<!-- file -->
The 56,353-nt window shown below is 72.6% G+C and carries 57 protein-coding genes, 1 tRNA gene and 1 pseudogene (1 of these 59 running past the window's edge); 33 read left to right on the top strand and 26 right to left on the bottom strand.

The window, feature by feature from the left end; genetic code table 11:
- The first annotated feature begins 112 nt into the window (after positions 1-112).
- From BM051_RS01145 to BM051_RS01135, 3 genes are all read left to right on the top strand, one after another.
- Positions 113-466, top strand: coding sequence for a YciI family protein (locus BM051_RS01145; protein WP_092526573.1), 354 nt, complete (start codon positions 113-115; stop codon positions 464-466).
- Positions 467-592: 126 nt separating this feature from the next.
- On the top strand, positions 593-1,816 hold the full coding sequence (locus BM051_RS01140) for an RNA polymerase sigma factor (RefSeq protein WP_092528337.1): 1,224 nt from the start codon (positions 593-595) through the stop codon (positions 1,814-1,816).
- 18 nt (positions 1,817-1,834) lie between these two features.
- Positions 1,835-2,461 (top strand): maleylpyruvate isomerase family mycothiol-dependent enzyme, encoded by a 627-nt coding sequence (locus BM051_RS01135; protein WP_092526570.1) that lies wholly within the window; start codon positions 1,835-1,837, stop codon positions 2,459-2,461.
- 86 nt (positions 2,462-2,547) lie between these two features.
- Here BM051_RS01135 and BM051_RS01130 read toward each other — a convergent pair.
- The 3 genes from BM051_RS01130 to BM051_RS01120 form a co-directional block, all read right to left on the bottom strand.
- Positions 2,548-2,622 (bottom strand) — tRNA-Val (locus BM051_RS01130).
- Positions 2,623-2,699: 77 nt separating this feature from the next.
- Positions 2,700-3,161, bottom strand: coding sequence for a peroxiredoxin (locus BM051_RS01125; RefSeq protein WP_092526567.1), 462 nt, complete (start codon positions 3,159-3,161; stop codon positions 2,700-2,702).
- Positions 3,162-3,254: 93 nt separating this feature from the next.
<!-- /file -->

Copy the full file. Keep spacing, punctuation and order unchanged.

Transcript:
The 56,353-nt window shown below is 72.6% G+C and carries 57 protein-coding genes, 1 tRNA gene and 1 pseudogene (1 of these 59 running past the window's edge); 33 read left to right on the top strand and 26 right to left on the bottom strand.

The window, feature by feature from the left end; genetic code table 11:
- The first annotated feature begins 112 nt into the window (after positions 1-112).
- From BM051_RS01145 to BM051_RS01135, 3 genes are all read left to right on the top strand, one after another.
- Positions 113-466, top strand: coding sequence for a YciI family protein (locus BM051_RS01145; protein WP_092526573.1), 354 nt, complete (start codon positions 113-115; stop codon positions 464-466).
- Positions 467-592: 126 nt separating this feature from the next.
- On the top strand, positions 593-1,816 hold the full coding sequence (locus BM051_RS01140) for an RNA polymerase sigma factor (RefSeq protein WP_092528337.1): 1,224 nt from the start codon (positions 593-595) through the stop codon (positions 1,814-1,816).
- 18 nt (positions 1,817-1,834) lie between these two features.
- Positions 1,835-2,461 (top strand): maleylpyruvate isomerase family mycothiol-dependent enzyme, encoded by a 627-nt coding sequence (locus BM051_RS01135; protein WP_092526570.1) that lies wholly within the window; start codon positions 1,835-1,837, stop codon positions 2,459-2,461.
- 86 nt (positions 2,462-2,547) lie between these two features.
- Here BM051_RS01135 and BM051_RS01130 read toward each other — a convergent pair.
- The 3 genes from BM051_RS01130 to BM051_RS01120 form a co-directional block, all read right to left on the bottom strand.
- Positions 2,548-2,622 (bottom strand) — tRNA-Val (locus BM051_RS01130).
- Positions 2,623-2,699: 77 nt separating this feature from the next.
- Positions 2,700-3,161, bottom strand: coding sequence for a peroxiredoxin (locus BM051_RS01125; RefSeq protein WP_092526567.1), 462 nt, complete (start codon positions 3,159-3,161; stop codon positions 2,700-2,702).
- Positions 3,162-3,254: 93 nt separating this feature from the next.